It’s looking more and more like I made the right choice.  Sure, I hate reading PDFs on it, but I’ll just start downloading html & converting it to word and then using calibre to convert it further.

  12. 12
    joykenn says:

    Frankly after much debate I bought the Kindle 1 only to have the K2 show up a couple of months later.  Now I’m glad I bought when I did.  I shove my K1 into my purse and don’t worry about the screen so its always with me for downtime reading.  I also like being able to get the books electronically and getting the samples first is EXTREMELY nice—like browsing the first few pages in a bookstore to see if I like the author’s tone and writing style.

    I’m going to stick with my K1 as long as it lasts.  Given the lifespan of consumer electronics is about 2 years I figure there will be a new generation of ebook readers out about then.  Maybe someone smart will manage to merge my cellphone into my ebook reader.  The screen of the iphone is too small for extended reading comfortably for me.  I get enough on the K1 page to read without wearing out my fingers and getting eyestrain from shifting pages.  Thanks for the great review.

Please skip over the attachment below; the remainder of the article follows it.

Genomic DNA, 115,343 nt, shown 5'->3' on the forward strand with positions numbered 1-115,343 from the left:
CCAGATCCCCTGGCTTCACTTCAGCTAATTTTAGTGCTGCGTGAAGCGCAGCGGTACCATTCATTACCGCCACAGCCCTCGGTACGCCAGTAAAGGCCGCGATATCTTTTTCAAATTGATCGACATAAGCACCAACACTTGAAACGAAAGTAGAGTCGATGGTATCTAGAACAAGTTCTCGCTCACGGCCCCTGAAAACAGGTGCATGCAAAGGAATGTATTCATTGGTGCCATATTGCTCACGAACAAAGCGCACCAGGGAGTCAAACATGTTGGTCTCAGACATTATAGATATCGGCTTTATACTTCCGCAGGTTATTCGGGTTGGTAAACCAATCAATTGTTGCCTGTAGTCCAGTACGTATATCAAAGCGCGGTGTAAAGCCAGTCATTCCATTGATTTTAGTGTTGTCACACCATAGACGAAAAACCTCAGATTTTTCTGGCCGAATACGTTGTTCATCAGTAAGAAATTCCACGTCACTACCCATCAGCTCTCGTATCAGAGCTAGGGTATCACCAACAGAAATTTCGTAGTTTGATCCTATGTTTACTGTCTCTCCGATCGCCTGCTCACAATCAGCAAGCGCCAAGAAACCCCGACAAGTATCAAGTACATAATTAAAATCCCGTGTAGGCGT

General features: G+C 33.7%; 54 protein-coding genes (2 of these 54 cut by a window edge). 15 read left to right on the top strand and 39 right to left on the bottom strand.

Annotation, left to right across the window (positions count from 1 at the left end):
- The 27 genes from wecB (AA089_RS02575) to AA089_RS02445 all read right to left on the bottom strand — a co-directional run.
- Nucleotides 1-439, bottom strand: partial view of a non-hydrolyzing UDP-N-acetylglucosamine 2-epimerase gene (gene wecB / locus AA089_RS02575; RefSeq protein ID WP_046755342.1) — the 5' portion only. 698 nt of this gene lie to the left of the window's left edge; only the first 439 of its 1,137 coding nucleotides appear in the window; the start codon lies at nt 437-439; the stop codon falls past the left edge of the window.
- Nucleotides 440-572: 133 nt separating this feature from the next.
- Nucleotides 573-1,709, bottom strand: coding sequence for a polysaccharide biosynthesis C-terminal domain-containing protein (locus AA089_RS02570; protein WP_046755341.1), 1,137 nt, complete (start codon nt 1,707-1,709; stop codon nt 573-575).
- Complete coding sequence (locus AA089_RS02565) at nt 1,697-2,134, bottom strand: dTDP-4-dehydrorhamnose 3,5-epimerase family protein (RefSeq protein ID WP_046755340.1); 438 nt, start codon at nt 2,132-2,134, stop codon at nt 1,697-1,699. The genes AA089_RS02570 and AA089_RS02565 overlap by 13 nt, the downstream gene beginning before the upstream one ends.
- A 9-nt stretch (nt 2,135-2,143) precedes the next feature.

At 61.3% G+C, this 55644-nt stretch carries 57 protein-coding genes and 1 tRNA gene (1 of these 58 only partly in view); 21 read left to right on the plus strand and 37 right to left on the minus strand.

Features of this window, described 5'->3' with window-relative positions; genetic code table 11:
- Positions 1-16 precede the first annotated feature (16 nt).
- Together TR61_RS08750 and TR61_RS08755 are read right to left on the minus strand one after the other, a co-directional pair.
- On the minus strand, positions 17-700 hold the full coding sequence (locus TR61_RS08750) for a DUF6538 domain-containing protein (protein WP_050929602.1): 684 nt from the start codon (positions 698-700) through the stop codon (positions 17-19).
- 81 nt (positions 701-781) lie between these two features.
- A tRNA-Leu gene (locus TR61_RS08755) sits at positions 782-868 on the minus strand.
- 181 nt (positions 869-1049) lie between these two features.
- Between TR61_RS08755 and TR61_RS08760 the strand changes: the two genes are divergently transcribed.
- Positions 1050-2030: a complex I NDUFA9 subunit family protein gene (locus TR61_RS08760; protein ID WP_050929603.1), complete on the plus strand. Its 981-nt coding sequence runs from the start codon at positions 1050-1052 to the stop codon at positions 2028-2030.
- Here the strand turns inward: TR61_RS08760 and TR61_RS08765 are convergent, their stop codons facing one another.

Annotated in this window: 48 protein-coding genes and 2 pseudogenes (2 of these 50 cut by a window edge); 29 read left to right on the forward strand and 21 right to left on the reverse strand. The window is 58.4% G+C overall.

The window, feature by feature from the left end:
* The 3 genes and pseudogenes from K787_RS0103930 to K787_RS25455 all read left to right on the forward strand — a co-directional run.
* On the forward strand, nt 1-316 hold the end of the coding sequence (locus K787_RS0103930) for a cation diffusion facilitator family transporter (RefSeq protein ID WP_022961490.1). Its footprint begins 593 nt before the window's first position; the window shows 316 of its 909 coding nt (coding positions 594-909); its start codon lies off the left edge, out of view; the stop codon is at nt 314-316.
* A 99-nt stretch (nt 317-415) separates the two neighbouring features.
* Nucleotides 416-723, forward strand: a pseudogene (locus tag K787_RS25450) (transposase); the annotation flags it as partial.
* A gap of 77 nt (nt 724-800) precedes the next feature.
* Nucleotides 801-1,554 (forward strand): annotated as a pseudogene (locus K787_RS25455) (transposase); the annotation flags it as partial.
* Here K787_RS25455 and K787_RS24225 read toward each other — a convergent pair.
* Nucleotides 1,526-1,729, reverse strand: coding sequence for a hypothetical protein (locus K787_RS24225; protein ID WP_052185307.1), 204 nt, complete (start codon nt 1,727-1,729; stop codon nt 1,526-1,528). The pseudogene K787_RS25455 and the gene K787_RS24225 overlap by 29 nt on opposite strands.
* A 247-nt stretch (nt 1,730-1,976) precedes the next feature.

13. 13
    MichelleR says:

    I think of it as a batteries not included, GI Joe does not come with all the accessories seen here thing, actually more the latter.

    I don’t want a generic cover and want to pick out my own. Maybe a good idea would have been cover included, with several choices, but most rapid Kindle owners seem to go to a third party company like Oberon:

    http://www.oberondesign.com/store/kindle.php

  14. 14
    CheekyReads says:

    Thanksf or these reviews—I’ve been holding out on buying an e-reader until I’ve read some great side by side comparions. Yours are hte best I’ve seen so I’m very interested in following this!

  15. 15
    spicybrains says:

    I’m not sure what problems you have encountered loading non-Amazon content onto the K1/K2, but I have not had many problems with importing purchases made elsewhere (ah, my Portuguese-English/English-Portuguese e-dictionary and Portuguese grammar book)—the only problem was the grammar book was terribly formatted and I had to manually edit it to make it look purty, and that sucked hard.  (Being a reference book, it was full of tables and what not that just didn’t convert as nicely as I would have hoped. I haven’t had that problem with any fiction books.) 

    Also, while you can’t do full content management from amazon.com, you can still send things from your library there, from the virtual library thing—that’s how I moved my books over from the K1. I don’t know that I’d use the removing things from the kindle from amazon.com, because I am of the habit of removing books as I read them, and that’s just more convenient to do from the Kindle. I’m not sure why they don’t let you remove things from devices from there, because it seems like it would be as trivial as sending them.